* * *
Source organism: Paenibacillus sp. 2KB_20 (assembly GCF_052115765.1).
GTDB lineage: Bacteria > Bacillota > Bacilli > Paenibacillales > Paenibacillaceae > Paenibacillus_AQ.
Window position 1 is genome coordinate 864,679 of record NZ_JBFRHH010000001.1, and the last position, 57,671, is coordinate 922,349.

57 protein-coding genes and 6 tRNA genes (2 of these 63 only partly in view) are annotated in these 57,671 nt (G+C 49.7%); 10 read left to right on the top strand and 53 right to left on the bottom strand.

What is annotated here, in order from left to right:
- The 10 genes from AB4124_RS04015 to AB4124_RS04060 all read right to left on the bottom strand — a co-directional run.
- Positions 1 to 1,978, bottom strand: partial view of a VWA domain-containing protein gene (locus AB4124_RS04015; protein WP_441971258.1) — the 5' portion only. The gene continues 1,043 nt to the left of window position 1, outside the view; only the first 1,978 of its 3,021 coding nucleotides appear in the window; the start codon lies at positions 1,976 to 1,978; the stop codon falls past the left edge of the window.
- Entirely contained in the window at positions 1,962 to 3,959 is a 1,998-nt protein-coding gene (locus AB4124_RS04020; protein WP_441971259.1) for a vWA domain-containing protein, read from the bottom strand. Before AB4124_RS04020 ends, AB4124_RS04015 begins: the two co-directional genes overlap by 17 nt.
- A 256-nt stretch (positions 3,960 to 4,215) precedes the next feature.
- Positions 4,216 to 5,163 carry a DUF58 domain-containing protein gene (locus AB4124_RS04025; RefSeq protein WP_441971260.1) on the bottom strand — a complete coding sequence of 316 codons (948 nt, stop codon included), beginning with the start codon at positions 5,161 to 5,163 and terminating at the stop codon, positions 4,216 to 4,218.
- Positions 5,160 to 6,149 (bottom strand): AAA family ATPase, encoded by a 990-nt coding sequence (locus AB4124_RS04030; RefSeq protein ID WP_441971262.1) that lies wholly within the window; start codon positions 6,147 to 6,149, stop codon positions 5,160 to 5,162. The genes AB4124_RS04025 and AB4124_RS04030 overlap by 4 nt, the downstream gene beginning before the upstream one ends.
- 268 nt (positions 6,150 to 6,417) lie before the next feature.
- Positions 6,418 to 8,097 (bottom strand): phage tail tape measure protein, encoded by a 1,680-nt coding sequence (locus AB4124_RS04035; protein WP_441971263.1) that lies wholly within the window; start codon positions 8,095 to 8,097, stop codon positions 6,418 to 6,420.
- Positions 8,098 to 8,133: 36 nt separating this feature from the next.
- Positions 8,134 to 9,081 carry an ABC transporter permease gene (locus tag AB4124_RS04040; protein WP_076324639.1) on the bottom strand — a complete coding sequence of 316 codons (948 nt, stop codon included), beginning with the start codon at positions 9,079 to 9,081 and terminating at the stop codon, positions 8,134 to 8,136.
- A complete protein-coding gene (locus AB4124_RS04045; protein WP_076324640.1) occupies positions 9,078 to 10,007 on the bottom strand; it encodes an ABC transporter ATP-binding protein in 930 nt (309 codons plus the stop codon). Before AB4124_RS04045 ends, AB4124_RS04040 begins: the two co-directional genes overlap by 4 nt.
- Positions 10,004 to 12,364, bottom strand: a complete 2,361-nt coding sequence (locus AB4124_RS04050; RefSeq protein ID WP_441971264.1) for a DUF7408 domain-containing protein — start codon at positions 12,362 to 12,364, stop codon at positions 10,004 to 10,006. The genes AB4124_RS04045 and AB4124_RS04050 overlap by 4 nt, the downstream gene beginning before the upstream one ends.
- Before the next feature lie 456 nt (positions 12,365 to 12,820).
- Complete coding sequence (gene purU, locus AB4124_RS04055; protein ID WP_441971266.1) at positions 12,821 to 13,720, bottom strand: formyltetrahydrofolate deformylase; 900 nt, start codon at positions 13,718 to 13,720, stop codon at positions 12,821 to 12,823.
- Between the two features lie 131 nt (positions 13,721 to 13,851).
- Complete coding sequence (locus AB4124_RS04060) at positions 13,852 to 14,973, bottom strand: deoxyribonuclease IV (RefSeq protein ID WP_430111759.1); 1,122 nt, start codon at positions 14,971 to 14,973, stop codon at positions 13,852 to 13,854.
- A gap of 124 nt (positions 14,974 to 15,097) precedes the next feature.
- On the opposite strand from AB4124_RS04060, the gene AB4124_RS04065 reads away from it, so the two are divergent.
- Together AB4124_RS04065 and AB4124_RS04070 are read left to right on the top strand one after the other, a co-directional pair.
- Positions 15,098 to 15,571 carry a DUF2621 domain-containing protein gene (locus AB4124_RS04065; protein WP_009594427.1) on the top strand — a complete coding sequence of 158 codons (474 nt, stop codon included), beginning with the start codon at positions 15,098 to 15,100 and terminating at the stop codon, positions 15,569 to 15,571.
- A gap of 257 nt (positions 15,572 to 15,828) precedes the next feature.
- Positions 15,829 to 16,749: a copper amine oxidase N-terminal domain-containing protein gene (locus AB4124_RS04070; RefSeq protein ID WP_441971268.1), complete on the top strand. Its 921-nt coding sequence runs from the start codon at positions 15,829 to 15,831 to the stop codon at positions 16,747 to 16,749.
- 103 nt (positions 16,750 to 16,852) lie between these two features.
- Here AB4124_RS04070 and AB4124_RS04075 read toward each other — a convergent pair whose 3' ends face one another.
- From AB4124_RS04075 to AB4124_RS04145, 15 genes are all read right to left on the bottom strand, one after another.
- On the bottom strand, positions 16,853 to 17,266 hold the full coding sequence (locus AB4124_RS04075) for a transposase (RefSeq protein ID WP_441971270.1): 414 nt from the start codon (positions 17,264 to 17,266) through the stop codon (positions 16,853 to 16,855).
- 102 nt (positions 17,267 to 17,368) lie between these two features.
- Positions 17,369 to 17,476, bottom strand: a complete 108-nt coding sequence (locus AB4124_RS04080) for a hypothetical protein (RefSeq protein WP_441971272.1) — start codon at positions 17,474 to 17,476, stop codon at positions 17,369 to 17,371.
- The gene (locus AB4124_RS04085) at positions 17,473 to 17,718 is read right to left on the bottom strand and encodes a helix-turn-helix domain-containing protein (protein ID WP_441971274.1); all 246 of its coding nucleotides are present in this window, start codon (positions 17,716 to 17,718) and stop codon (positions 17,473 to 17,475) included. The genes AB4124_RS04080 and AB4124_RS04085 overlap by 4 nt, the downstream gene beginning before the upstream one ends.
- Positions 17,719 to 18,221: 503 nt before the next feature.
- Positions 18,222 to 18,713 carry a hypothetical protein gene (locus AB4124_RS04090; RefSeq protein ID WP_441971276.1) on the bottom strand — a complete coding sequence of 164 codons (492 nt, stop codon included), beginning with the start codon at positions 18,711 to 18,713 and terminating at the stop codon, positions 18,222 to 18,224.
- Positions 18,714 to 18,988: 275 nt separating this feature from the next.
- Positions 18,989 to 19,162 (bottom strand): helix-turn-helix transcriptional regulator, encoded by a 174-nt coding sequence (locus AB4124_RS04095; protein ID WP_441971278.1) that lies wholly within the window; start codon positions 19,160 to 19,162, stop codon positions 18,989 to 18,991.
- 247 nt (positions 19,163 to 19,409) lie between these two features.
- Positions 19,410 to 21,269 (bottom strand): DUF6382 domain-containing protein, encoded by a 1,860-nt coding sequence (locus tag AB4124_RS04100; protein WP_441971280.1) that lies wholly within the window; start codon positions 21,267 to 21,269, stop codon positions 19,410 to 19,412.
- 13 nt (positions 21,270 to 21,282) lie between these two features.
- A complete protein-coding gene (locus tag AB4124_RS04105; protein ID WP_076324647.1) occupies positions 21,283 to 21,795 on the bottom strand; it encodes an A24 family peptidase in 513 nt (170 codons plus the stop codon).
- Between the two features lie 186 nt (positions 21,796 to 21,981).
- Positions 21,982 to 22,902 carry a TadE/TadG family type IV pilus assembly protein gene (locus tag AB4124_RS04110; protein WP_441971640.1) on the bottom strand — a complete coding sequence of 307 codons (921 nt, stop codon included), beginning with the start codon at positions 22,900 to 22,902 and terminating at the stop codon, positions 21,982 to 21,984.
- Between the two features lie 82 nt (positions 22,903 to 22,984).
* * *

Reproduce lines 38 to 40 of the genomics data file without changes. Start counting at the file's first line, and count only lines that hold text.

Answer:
- Positions 18,989 to 19,162 (bottom strand): helix-turn-helix transcriptional regulator, encoded by a 174-nt coding sequence (locus AB4124_RS04095; protein ID WP_441971278.1) that lies wholly within the window; start codon positions 19,160 to 19,162, stop codon positions 18,989 to 18,991.
- 247 nt (positions 19,163 to 19,409) lie between these two features.
- Positions 19,410 to 21,269 (bottom strand): DUF6382 domain-containing protein, encoded by a 1,860-nt coding sequence (locus tag AB4124_RS04100; protein WP_441971280.1) that lies wholly within the window; start codon positions 21,267 to 21,269, stop codon positions 19,410 to 19,412.